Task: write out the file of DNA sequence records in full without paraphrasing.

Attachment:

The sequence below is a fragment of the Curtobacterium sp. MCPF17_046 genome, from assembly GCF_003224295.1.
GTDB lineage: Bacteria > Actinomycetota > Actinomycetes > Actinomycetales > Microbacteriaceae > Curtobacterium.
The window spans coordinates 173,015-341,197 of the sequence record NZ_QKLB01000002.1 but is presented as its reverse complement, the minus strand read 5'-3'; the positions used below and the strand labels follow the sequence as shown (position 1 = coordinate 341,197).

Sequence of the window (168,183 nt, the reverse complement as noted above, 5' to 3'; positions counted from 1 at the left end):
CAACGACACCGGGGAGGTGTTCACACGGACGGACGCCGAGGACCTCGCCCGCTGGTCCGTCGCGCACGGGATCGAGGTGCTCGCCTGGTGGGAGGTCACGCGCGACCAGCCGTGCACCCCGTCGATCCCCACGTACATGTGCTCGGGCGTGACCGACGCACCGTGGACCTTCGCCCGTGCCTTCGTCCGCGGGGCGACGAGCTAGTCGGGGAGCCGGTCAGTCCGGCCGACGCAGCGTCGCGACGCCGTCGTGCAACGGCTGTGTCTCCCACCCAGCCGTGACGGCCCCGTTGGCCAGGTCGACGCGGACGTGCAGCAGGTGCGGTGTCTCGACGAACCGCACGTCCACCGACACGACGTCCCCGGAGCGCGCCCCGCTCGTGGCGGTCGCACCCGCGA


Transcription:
The sequence below is a fragment of the Curtobacterium sp. MCPF17_046 genome, from assembly GCF_003224295.1.
GTDB lineage: Bacteria > Actinomycetota > Actinomycetes > Actinomycetales > Microbacteriaceae > Curtobacterium.
The window spans coordinates 173,015-341,197 of the sequence record NZ_QKLB01000002.1 but is presented as its reverse complement, the minus strand read 5'-3'; the positions used below and the strand labels follow the sequence as shown (position 1 = coordinate 341,197).

Sequence of the window (168,183 nt, the reverse complement as noted above, 5' to 3'; positions counted from 1 at the left end):
CAACGACACCGGGGAGGTGTTCACACGGACGGACGCCGAGGACCTCGCCCGCTGGTCCGTCGCGCACGGGATCGAGGTGCTCGCCTGGTGGGAGGTCACGCGCGACCAGCCGTGCACCCCGTCGATCCCCACGTACATGTGCTCGGGCGTGACCGACGCACCGTGGACCTTCGCCCGTGCCTTCGTCCGCGGGGCGACGAGCTAGTCGGGGAGCCGGTCAGTCCGGCCGACGCAGCGTCGCGACGCCGTCGTGCAACGGCTGTGTCTCCCACCCAGCCGTGACGGCCCCGTTGGCCAGGTCGACGCGGACGTGCAGCAGGTGCGGTGTCTCGACGAACCGCACGTCCACCGACACGACGTCCCCGGAGCGCGCCCCGCTCGTGGCGGTCGCACCCGCGA